And it is only then that Jesus raises his voice and tells Peter, “Get behind me, Satan.” He speaks as strongly to Peter as he did to the devil in the wilderness after his baptism, when the devil tried to tempt him with worldly power and privilege. Do not tempt me to take the easy route because it doesn’t seem right or fair. Don’t try to protect me from the will of God. And do not tempt me to go the way you want me to go because you are scared to follow me where I must go.
For Jesus tells Peter and us, “you are setting your mind not on divine things but on human things.” It may make sense to you that I should not suffer, it may make sense to avoid the cross, but it is not the way of God. You are setting your mind on human things and human values. That’s not what I’m about.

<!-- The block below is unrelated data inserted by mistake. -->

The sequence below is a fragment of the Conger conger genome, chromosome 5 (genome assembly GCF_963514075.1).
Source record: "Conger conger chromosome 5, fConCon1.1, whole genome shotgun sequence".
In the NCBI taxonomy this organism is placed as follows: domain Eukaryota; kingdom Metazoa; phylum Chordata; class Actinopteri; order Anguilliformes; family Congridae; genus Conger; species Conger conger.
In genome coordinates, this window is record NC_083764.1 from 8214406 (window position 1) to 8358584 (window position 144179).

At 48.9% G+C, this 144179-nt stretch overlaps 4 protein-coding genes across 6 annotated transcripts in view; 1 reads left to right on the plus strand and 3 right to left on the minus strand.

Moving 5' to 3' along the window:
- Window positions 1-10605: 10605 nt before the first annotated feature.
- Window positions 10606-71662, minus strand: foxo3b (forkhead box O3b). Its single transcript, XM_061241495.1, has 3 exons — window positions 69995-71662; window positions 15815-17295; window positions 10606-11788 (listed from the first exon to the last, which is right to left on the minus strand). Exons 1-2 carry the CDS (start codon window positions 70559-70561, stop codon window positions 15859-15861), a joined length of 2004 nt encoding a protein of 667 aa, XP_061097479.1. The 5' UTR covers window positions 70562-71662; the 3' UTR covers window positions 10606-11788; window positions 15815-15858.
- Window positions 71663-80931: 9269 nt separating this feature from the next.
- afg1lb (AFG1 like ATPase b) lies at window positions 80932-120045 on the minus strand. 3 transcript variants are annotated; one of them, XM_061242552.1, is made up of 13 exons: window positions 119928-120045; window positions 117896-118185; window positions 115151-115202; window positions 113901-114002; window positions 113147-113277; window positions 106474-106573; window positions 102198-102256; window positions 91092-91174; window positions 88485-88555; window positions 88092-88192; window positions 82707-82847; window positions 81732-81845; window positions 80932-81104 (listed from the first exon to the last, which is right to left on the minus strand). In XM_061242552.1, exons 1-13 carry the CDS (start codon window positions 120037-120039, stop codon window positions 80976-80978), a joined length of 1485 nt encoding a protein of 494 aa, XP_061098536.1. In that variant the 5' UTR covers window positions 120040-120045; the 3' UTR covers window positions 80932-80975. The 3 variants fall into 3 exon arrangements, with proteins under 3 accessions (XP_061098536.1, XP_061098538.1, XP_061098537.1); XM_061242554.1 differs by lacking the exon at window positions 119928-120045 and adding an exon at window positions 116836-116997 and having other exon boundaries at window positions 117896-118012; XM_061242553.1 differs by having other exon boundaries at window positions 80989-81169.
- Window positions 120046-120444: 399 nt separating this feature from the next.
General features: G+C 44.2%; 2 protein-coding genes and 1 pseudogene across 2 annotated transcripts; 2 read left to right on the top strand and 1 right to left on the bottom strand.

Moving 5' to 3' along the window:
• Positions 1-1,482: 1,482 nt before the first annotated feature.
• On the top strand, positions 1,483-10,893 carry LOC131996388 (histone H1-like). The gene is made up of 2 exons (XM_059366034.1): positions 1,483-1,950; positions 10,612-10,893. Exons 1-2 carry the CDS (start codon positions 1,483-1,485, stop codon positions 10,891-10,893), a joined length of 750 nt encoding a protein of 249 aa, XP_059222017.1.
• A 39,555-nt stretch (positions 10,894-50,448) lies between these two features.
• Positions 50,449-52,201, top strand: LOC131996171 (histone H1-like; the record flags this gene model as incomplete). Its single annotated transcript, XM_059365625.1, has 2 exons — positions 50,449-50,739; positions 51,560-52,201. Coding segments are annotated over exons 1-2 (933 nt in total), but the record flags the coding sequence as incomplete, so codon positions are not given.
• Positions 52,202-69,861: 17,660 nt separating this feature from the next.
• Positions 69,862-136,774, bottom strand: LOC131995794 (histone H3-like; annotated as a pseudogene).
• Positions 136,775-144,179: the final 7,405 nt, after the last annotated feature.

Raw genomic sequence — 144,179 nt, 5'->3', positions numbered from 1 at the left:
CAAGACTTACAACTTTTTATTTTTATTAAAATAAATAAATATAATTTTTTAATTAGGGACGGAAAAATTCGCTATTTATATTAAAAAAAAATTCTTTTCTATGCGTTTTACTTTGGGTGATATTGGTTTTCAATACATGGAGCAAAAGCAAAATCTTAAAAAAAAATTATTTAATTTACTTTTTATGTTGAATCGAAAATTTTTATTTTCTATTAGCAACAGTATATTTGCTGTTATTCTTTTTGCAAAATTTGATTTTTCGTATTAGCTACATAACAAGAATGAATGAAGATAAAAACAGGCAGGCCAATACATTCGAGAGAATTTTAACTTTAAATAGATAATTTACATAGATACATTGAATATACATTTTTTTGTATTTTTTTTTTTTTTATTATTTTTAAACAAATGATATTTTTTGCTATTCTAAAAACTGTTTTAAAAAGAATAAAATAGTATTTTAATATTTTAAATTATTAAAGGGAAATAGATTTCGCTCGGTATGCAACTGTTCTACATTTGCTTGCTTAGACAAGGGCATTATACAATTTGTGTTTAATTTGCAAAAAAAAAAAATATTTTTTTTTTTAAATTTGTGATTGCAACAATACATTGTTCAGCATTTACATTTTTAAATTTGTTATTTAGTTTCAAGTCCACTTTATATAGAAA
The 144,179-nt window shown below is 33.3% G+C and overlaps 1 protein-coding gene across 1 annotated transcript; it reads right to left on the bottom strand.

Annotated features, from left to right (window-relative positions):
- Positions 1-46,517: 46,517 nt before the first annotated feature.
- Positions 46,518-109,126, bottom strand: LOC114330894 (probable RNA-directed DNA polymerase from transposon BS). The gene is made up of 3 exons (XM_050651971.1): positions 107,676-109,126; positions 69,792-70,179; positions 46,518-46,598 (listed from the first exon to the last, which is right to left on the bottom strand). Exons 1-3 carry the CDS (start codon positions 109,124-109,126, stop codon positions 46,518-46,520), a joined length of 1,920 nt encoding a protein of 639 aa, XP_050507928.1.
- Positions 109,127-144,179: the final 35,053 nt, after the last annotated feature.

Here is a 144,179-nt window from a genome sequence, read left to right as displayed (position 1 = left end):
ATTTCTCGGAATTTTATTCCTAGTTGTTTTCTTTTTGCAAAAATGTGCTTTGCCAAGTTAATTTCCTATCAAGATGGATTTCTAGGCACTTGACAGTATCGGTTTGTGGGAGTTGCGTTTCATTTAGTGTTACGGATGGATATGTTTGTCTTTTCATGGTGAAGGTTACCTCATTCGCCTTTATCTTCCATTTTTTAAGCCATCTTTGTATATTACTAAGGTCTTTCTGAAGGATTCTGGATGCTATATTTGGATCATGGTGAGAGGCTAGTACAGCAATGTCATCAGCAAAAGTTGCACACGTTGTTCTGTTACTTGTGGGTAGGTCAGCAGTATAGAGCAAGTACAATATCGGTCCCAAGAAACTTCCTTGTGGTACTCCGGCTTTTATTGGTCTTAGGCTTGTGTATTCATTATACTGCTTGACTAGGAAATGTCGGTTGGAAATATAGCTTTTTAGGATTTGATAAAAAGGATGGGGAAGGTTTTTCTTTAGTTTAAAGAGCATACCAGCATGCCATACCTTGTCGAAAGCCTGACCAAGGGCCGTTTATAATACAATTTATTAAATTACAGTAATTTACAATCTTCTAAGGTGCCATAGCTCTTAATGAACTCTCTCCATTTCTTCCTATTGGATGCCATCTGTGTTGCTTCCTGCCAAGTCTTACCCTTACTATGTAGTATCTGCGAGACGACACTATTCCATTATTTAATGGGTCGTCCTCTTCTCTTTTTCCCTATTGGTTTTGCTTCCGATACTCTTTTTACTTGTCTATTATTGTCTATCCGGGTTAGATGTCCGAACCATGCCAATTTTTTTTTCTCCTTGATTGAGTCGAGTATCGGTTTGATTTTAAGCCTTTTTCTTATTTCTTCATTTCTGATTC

They are hard words to hear when most often we are standing right with Peter. When Jesus calls us to leave all our plans and expectations aside to follow, we want to protest the same way Peter did. When Jesus calls us to tells us that the way he walks and the way of following him leads through suffering that we could easily avoid, we want to find another way. And the world is plenty willing to help us with that. We can find all sorts of ways to justify wanting to avoid the suffering that comes from following Jesus. There are plenty of ways to make ourselves feel decent about protecting ourselves and say we’re only human to make those choices. We’ll find plenty of folks around us to support us when we make Jesus’ words easier to live by, when we try to take shortcuts, when we seek after success and privilege rather than humble following. Seeking out our own comfort, following our own dreams, trying to make life play out the way we want it to and the way we think it should for us makes a lot of sense. That’s what our friends tell us to do. And our teachers. And our world. And it’s what we tell ourselves.